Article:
Just announced: Level Access and eSSENTIAL Accessibility agree to merge! Read more.

An article in yesterday’s Wall Street Journal brings attention to the growing number of lawsuits being filed against businesses under the ADA due to inaccessible websites.  The article mentions lawsuits against Target and Netflix among others, and settlements between the National Federation of the Blind (NFB) and several companies including online retailers eBay and Ticketmaster, and job search website Monster.com to name a few.

The reality of the application of the ADA to the Internet is unclear. Depending on what circuit court has jurisdiction a website may, may not or may in part be a public accommodation. The Target case for example, which settled in 2008, marked the first time a federal district judge ruled that the ADA applied to websites when they act as a gateway to a brick-and-mortar store. Last year a federal district judge in Massachusetts became the first to rule that the ADA’s accessibility requirements apply to website-only businesses, stating that regardless of the fact that the ADA didn’t specifically mention web-based services, the legislative history made it clear that congress intended the law to adapt to technology. In addition, The U.S. Department of Justice is expected to issue new regulations on website accessibility later this year that are expected to take a much broader view of the ADA’s jurisdiction over websites. (Two recent blog posts offer SSB’s current recommendations in regards to ADA compliance, both for private sector websites as well as government websites)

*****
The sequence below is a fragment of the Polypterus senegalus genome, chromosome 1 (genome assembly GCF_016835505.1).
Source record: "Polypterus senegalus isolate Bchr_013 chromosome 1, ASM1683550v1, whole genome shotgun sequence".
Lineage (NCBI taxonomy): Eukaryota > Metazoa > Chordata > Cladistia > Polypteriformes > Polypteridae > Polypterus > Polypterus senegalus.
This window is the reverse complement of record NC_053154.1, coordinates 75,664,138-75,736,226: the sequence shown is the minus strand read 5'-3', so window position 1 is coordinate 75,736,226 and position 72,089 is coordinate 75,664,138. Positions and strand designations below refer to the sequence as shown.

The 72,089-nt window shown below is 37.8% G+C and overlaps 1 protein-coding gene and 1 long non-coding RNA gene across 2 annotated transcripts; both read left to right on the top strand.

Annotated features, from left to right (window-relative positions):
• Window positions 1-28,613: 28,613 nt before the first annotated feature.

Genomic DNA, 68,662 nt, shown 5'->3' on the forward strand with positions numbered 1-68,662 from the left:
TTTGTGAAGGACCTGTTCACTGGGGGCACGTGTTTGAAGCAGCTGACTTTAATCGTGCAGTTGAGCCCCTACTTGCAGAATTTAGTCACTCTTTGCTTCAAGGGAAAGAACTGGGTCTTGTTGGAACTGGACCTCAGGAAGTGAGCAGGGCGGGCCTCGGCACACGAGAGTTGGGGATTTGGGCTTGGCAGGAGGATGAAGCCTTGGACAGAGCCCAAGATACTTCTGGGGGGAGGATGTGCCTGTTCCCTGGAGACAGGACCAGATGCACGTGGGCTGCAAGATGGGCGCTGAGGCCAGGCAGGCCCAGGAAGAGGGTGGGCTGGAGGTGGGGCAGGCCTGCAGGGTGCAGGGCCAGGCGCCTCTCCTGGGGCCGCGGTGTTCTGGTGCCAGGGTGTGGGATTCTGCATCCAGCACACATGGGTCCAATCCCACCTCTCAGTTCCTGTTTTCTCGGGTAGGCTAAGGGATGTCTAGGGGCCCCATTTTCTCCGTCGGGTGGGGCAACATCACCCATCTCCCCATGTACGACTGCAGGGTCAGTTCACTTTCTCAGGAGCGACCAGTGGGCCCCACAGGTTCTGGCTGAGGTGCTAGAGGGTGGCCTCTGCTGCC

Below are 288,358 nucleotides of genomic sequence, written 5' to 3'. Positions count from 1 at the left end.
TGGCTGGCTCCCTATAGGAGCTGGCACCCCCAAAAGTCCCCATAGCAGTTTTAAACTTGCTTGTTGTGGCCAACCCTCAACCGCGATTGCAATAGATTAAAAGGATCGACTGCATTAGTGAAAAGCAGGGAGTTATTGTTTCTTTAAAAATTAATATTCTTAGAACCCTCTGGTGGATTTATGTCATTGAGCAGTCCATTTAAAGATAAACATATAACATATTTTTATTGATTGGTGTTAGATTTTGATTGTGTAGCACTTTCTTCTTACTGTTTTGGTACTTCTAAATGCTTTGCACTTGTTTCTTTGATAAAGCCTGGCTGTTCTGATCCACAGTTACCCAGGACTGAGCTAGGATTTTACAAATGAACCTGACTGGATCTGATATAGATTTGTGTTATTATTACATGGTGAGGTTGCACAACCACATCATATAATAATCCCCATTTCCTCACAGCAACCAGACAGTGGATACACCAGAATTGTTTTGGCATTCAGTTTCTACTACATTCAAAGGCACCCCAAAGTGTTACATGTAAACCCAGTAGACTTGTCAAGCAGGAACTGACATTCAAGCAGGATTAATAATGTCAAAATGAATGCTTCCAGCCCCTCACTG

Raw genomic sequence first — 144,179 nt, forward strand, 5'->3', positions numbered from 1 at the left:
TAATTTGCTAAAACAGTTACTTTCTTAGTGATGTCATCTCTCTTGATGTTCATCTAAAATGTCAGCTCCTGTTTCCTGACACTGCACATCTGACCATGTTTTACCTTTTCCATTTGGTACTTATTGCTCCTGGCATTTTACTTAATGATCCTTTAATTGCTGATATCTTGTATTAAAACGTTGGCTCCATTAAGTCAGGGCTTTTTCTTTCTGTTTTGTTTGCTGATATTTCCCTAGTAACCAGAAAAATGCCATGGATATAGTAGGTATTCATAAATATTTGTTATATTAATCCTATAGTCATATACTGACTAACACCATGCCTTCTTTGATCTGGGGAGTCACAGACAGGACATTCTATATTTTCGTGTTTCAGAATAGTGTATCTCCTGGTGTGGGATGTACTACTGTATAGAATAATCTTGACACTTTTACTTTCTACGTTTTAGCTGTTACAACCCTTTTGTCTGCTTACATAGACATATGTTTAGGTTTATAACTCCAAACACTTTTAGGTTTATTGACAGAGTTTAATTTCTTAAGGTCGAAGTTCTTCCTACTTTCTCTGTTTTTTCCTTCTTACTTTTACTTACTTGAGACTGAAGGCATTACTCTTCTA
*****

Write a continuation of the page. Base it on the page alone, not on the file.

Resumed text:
SSB’s CEO Tim Springer is quoted in the article, making the case for companies adding accessibility features into their site from the start, vs. having to perform more costly retrofitting later. He states that companies can expect to pay about 10% of their total website costs on retrofitting, but if they phase in accessibility as they naturally upgrade their website, they usually spend much less – between 1% and 3%.

You can read the full article here. I highly recommend checking out the comments on this one – the article already has 135 (rather heated) comments from both sides of the fence at the time of this writing.